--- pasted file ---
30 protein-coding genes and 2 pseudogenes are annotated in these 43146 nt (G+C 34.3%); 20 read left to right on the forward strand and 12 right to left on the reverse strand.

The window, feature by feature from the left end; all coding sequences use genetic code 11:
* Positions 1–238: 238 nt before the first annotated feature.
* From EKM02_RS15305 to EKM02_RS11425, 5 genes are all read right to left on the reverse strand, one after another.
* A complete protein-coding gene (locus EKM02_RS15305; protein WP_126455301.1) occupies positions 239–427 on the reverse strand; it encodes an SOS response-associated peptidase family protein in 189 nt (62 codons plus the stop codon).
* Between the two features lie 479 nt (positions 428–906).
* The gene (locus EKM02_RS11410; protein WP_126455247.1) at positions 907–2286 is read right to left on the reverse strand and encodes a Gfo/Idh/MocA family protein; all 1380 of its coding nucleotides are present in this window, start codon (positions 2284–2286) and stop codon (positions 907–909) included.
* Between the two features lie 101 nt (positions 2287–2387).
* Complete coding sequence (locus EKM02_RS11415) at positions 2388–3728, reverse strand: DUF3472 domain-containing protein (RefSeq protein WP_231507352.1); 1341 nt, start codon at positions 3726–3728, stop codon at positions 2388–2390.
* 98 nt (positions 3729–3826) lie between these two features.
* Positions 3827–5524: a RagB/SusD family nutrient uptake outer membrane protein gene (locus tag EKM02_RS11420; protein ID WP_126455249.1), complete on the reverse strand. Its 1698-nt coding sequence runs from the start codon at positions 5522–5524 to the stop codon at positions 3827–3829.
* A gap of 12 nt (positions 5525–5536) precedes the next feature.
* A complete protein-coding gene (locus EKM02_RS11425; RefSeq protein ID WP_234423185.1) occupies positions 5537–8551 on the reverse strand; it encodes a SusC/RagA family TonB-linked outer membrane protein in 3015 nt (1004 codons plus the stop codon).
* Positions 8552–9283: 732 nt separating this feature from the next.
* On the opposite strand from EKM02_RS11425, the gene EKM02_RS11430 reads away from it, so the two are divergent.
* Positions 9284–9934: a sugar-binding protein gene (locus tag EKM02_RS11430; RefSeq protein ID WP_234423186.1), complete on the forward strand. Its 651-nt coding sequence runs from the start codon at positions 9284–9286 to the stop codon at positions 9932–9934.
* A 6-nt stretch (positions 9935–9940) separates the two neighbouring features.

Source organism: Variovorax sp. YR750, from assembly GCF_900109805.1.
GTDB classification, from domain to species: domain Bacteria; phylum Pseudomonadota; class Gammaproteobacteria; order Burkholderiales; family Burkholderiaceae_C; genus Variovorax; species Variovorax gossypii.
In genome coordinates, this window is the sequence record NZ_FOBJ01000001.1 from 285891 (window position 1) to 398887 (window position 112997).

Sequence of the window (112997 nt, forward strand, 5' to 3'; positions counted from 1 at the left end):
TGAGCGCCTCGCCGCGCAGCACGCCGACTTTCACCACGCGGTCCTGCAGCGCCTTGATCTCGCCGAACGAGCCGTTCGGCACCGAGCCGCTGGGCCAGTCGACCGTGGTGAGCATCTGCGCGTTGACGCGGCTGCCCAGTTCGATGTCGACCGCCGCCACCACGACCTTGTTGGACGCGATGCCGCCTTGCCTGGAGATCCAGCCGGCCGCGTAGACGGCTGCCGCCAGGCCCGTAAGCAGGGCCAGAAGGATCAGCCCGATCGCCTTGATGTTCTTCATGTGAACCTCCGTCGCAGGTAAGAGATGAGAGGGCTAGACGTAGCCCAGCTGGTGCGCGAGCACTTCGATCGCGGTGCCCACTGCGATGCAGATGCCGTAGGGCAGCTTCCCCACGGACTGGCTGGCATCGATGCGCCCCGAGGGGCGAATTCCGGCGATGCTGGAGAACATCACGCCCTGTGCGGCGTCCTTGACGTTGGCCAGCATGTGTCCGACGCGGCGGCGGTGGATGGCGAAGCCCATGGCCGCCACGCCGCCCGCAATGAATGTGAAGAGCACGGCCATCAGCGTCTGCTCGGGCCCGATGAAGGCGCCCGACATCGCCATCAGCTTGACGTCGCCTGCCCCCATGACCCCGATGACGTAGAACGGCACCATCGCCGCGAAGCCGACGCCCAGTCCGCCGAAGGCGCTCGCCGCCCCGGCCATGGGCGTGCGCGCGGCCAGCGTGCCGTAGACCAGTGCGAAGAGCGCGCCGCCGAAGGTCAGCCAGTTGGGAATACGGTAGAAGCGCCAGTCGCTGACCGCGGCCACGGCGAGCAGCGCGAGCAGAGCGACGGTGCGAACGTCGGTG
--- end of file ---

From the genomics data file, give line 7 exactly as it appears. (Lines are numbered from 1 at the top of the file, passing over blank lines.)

* The gene (locus EKM02_RS11410; protein WP_126455247.1) at positions 907–2286 is read right to left on the reverse strand and encodes a Gfo/Idh/MocA family protein; all 1380 of its coding nucleotides are present in this window, start codon (positions 2284–2286) and stop codon (positions 907–909) included.